Small business tax deadline is approaching, due date for Partnerships and S-Corporations is March 15

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By Justin Smith
For the Opelika
Observer

Many people own and operate small businesses, either as their full-time job or as a side hustle in the current gig economy. While your sole proprietorship (reported on Schedule C of Form 1040) is due on April 15 with your individual tax return, businesses that are organized as partnerships and S corporations have a much shorter deadline. You may file for an automatic six-month extension, but it must be filed before March 15 to avoid late filing penalties.
LLCs Do Not Automatically Obtain Tax Preference
Taxpayers often organize Limited Liability Companies (LLCs) with their state to obtain limited liability, separate business and personal activities, and often to establish a brand for their business. The act of organizing the LLC does not create a tax benefit. LLCs are primarily designed to protect your personal assets in the event of a lawsuit against your business. In Alabama, you must typically pay for the privilege of creating and maintaining an LLC by paying a minimum $100 Business Privilege Tax every year. The tax is due by March 15. While you can extend the deadline to file your annual Business Privilege Tax return, the payment date cannot be extended, and results in a minimum $50 penalty for missing the deadline.
Self-Employment Taxes
One of the advantages to being self-employed is the opportunity to deduct business expenses that employees of companies cannot take. For example, self-employed business owners can deduct business expenses such as cell phone service, Internet service, marketing & advertising expenses and office supplies. However, some expenses such as cell phone services are only deductible to the extent that they are directly related to the business. In many cases, small business owners use their personal cell phone for business, so it cannot be fully deducted as a business expense.
Taxpayers who experience growth and financial success in their self-employment or side gig should beware! Self-employment taxes (15.3% of your profits) cover Social Security and Medicare. Employees only pay half of this tax from their paychecks; their employers pay the other half (or, more correctly, simply provide lower wages to employees knowing that they must pay this tax). However, when you work for yourself, you have the burden of paying that entire tax. Many first-time self-employed taxpayers get a terrible sticker shock when they file their tax return.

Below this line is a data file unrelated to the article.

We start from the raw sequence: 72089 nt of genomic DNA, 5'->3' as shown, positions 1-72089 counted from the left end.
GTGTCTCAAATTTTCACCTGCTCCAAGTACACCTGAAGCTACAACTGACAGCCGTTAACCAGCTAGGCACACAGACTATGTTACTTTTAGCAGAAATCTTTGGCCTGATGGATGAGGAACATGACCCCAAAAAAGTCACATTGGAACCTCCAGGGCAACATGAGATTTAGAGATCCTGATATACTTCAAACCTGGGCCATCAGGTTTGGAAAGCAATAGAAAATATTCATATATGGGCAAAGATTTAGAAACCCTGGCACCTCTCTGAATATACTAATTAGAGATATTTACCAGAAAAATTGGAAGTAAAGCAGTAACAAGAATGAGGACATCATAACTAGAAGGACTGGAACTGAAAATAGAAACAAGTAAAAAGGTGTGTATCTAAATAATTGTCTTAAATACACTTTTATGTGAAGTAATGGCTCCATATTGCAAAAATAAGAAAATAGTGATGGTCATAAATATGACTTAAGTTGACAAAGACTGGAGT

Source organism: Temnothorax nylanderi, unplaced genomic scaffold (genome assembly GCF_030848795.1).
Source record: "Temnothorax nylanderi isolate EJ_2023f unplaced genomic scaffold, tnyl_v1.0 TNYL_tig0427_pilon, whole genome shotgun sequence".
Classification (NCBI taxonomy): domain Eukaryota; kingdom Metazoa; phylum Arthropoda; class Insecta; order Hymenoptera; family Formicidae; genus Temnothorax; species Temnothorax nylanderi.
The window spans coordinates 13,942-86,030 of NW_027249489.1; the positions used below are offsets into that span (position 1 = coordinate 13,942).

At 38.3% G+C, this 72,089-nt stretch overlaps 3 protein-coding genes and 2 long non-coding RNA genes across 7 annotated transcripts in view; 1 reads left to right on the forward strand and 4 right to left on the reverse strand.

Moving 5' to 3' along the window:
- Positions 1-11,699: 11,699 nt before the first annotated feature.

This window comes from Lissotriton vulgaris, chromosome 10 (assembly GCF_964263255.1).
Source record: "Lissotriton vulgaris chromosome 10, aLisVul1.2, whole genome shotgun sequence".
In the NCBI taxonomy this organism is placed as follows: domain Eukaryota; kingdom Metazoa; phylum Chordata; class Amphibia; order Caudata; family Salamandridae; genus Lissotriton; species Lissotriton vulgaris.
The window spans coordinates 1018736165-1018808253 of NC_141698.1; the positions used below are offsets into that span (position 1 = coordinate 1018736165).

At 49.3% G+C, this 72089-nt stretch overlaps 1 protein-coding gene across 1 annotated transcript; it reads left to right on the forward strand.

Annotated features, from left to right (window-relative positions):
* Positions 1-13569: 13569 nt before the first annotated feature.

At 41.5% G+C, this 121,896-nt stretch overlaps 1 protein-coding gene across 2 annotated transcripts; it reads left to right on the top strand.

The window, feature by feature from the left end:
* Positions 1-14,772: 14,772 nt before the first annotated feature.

One of the nice aspects of having a self-employed sole proprietor is the relative ease of tax reporting.
You simply prepare Schedule C, which attaches to Form 1040, and your business tax return is handled.
Partnerships and S Corporations
Businesses that are not sole proprietorships are classified as partnerships. S corporations are another business structure that provide certain tax benefits to taxpayers. One of the complications of partnerships and S corporations is that they require entirely separate tax returns in addition to your personal tax return. Partnerships require taxpayers to file Form 1065, and S corporation returns must be filed on Form 1120S. Because both of these types of corporate entities stand alone from the individual taxpayers, they provide a report (Schedule K-1) that must be reported on the individual taxpayer’s return. While there are advantages to this, the level of complexity rises dramatically when you operate a small business using one of the entity structures.
Make sure to file your return or extension soon and pay your privilege tax!
Justin Smith is a licensed Certified Public Accountant in Opelika, specializing in individual and small business tax and accounting. He can be contacted at 251-209-2579 or Justin@JSmithCPA.net. His Website is www.jsmithcpa.net.

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